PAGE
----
Organizing a trip to a foreign country can be a little overwhelming at times; language barriers, cultural differences and the little prior knowledge mean that organizing a trip most of the time starts with research. Nowadays it is no longer about finding the information, it is about selecting the correct and up-to-date details.

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  • LimaHome to 10 million Limeños, 30% of the country’s population
  • Economic heart of the country
  • The world’s second largest “Desert City” after Cairo
  • Nicknamed the “City of Kings” due to its former status as capital of the Viceroyalty

Lima, the proud capital of Peru is home to about 10 million Limeños, almost 30% of the country’s population. The Lima region has been inhabited for thousands of years and proof of this can still be found at a number of Huaca’s or sacred places that can be found in and around Lima, one even being located in the upmarket neighborhood of Miraflores. Other sites proving the history of the region are of course Caral, located at about 150Km north of Lima and the oldest city in the Americas dating over 2000 years, and Pachacamac located at 30Km from Lima and qualified as an important pre Inca site that later on was incorporated by the Inca.

The modern history of Lima starts with the arrival of the Spanish in 1532 and after having conquered the Inca Empire constituted Lima as the capital of the Viceroyalty of Spain. This made Lima with one go the most important city on the continent and earned the nickname “The City of Kings”. It was from here that the Spanish ruled large parts of South America and increased their wealth with all the gold and silver they got from the region and sent back to Spain. In this time the colonial center of Lima was constructed and this makes that Lima has one of the oldest colonial centers in the continent. The city center or Cercado de Lima is where most of this colonial past can be seen. The Plaza de Armas and the Plaza San Martin are great squares built in the colonial days of Lima. On the Plaza de Armas you can also find the Lima Cathedral, supposedly built on top of ancient Inca Ruins and the Presidential Palace.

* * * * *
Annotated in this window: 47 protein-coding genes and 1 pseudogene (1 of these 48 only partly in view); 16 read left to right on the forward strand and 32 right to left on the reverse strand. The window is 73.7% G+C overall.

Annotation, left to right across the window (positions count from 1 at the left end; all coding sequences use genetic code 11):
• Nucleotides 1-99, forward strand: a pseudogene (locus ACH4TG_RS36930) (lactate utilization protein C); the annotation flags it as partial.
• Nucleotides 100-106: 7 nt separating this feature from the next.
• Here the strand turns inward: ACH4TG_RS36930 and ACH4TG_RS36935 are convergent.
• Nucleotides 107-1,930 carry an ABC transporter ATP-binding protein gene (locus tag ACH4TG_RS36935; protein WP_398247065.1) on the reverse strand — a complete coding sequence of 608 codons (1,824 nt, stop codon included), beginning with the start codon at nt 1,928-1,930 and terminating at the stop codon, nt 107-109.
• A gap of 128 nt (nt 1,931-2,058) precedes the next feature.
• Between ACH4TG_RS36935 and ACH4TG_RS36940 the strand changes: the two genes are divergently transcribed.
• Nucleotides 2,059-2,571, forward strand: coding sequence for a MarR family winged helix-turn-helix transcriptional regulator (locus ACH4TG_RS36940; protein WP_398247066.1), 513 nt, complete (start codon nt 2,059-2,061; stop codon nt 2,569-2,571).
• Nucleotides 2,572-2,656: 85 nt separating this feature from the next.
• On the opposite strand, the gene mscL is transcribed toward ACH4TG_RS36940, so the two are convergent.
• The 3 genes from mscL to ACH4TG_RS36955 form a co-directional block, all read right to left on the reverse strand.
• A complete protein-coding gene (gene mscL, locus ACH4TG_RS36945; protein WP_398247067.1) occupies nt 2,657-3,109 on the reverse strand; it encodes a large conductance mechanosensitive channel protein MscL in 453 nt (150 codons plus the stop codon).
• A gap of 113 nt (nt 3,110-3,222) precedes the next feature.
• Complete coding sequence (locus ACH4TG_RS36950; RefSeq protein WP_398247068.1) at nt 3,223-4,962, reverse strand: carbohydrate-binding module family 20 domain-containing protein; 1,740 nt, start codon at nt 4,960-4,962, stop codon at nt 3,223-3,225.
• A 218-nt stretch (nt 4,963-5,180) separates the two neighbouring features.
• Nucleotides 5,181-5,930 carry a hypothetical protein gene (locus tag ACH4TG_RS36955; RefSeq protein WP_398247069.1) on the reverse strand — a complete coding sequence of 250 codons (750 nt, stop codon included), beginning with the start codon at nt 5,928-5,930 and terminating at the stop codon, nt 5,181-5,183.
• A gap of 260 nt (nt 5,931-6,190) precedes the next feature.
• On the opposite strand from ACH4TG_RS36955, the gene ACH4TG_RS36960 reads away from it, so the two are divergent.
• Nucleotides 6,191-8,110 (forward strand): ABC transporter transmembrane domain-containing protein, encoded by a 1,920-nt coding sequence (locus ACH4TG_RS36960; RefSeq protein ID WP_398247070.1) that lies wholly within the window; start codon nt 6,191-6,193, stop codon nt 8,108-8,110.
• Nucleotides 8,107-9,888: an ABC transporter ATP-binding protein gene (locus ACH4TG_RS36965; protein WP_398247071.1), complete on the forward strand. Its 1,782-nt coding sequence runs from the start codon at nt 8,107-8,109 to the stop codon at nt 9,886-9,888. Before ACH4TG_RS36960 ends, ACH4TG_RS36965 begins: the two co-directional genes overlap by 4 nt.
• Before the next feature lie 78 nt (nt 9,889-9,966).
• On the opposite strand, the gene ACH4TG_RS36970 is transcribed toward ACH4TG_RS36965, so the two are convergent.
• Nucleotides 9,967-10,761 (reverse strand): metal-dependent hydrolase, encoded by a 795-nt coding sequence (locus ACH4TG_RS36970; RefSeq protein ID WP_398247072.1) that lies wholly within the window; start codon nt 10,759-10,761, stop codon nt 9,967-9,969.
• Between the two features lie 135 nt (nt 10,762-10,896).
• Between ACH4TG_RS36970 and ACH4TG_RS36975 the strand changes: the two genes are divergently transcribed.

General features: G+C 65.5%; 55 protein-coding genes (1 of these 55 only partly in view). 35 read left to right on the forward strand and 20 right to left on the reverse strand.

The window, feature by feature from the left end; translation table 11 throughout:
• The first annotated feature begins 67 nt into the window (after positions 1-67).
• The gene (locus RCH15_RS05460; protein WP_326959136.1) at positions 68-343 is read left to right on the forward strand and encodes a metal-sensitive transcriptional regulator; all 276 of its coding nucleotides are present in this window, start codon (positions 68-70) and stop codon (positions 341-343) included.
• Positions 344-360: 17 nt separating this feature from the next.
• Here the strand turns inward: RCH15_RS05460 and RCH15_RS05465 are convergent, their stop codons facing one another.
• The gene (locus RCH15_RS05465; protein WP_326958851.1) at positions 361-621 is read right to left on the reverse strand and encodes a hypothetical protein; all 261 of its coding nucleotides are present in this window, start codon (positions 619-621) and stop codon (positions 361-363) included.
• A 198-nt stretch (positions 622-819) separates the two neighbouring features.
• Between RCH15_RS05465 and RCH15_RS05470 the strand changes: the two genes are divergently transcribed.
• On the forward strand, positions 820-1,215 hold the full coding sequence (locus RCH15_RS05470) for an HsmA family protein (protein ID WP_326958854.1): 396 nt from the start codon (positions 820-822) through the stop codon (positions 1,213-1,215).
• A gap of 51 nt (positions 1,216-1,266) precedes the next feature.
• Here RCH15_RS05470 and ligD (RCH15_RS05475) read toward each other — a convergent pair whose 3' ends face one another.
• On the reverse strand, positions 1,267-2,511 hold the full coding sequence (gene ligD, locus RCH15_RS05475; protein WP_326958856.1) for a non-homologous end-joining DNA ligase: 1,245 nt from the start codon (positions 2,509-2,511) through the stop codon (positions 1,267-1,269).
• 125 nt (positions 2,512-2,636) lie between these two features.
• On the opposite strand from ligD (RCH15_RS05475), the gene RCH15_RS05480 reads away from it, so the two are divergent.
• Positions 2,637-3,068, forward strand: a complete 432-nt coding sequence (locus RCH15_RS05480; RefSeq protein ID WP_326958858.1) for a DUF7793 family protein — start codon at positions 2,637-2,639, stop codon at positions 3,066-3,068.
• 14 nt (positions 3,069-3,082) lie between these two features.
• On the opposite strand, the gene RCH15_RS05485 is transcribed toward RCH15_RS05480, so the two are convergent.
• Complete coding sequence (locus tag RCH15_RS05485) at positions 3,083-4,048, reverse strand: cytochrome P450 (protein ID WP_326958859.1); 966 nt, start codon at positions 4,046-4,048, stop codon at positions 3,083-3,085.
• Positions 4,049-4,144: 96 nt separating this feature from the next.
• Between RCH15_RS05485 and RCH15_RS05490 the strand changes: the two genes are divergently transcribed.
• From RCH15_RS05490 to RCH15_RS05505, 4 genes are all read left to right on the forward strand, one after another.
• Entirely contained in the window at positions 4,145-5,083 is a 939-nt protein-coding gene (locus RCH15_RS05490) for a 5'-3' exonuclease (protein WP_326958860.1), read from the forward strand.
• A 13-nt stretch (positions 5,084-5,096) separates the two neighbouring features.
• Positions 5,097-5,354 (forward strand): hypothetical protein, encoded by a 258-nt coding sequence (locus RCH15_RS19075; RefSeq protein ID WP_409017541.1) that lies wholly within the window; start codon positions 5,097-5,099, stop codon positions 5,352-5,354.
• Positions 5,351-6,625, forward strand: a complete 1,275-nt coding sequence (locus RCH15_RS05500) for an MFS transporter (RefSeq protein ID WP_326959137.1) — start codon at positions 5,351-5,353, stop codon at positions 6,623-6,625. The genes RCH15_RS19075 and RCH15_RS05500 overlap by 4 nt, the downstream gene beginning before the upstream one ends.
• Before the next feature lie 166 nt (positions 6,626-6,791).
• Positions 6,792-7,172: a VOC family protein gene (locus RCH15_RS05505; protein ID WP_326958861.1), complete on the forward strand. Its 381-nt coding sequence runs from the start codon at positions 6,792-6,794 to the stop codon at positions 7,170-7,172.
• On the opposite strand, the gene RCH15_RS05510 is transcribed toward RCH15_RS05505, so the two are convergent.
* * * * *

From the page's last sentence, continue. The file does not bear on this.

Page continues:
The real urban growth Lima saw in the 70’s and 80’s when the country was suffering from economic depressions and left wing guerilla groups fighting against the government. This made the situation in some internal parts of the country so tense that many people decided to move to Lima and hope for a better life. As Lima grew so expansively in very few years, the city, as any large explosive grown city in the world, suffers from the lack of urban planning and extensive poverty. Nowadays Lima is trying to catch up on the time lost and large urban planning projects have been implemented, some with greater success than other.

The city has dozens of neighborhoods but the ones most interesting to visitors besides the city center would be; San Isidro; with its skyline this is the economic heart of the city (and the country) home to most international banks and companies, malls and offices. It is here that most embassies can be found as well. Miraflores the mundane seaside neighborhood that is home to hotels, restaurants and great nightlife is probably the best known modern neighborhood in Lima. It is also here that you can visit the Lima beaches and do some great shopping. Another interesting neighborhood is Barranco. This seaside neighborhood is known for its bohemian lifestyle and a large number of artists have found their homes in this neighborhood.


Furthermore Lima is worth the visit for its large number of great Museums; The Museo Larco is probably the best of all these with an impressive collection of archeological pieces from all different eras Peru has gone through. Another museum worth mentioning is the Gold Museum with maybe the second biggest collection of golden archeological pieces in the world. Finally a description of Lima would not be complete without mentioning the great number of amazing restaurants this city holds. Being a melting pot of different cuisine influences and a large
variety of ingredients from all over this so diverse country make that Lima in the last couple of years has lived a true revolution when it comes to eating.

This and more make that Lima deserves to be more than just a stopover on the way to Cusco and that in order to understand the country a couple of days in Lima are definitely recommended.

If you would like to know more about Lima, please do not hesitate to get in touch with our Travel Representatives.

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